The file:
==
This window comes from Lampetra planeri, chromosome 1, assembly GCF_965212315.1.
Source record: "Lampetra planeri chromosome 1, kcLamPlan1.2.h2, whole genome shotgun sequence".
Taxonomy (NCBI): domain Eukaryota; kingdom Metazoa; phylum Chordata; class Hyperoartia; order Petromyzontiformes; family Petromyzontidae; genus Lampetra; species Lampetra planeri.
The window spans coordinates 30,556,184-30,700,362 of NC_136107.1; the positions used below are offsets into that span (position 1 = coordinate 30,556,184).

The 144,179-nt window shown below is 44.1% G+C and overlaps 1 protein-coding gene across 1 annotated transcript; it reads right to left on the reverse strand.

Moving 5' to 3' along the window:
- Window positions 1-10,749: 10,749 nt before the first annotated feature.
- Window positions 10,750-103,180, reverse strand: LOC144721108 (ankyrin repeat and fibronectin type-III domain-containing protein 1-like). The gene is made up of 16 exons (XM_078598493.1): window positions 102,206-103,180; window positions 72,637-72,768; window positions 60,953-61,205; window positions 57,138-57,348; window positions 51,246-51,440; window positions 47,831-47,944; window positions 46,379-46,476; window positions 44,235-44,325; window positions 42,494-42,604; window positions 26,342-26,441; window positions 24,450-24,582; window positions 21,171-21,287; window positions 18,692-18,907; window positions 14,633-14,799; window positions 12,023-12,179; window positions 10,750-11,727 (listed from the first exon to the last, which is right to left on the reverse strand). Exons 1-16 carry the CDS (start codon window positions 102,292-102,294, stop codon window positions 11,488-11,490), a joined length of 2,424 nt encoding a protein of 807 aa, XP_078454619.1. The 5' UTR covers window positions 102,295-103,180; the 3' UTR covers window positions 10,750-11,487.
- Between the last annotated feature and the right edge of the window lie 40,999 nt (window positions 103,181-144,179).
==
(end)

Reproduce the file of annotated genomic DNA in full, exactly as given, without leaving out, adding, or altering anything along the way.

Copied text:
This window comes from Lampetra planeri, chromosome 1, assembly GCF_965212315.1.
Source record: "Lampetra planeri chromosome 1, kcLamPlan1.2.h2, whole genome shotgun sequence".
Taxonomy (NCBI): domain Eukaryota; kingdom Metazoa; phylum Chordata; class Hyperoartia; order Petromyzontiformes; family Petromyzontidae; genus Lampetra; species Lampetra planeri.
The window spans coordinates 30,556,184-30,700,362 of NC_136107.1; the positions used below are offsets into that span (position 1 = coordinate 30,556,184).

The 144,179-nt window shown below is 44.1% G+C and overlaps 1 protein-coding gene across 1 annotated transcript; it reads right to left on the reverse strand.

Moving 5' to 3' along the window:
- Window positions 1-10,749: 10,749 nt before the first annotated feature.
- Window positions 10,750-103,180, reverse strand: LOC144721108 (ankyrin repeat and fibronectin type-III domain-containing protein 1-like). The gene is made up of 16 exons (XM_078598493.1): window positions 102,206-103,180; window positions 72,637-72,768; window positions 60,953-61,205; window positions 57,138-57,348; window positions 51,246-51,440; window positions 47,831-47,944; window positions 46,379-46,476; window positions 44,235-44,325; window positions 42,494-42,604; window positions 26,342-26,441; window positions 24,450-24,582; window positions 21,171-21,287; window positions 18,692-18,907; window positions 14,633-14,799; window positions 12,023-12,179; window positions 10,750-11,727 (listed from the first exon to the last, which is right to left on the reverse strand). Exons 1-16 carry the CDS (start codon window positions 102,292-102,294, stop codon window positions 11,488-11,490), a joined length of 2,424 nt encoding a protein of 807 aa, XP_078454619.1. The 5' UTR covers window positions 102,295-103,180; the 3' UTR covers window positions 10,750-11,487.
- Between the last annotated feature and the right edge of the window lie 40,999 nt (window positions 103,181-144,179).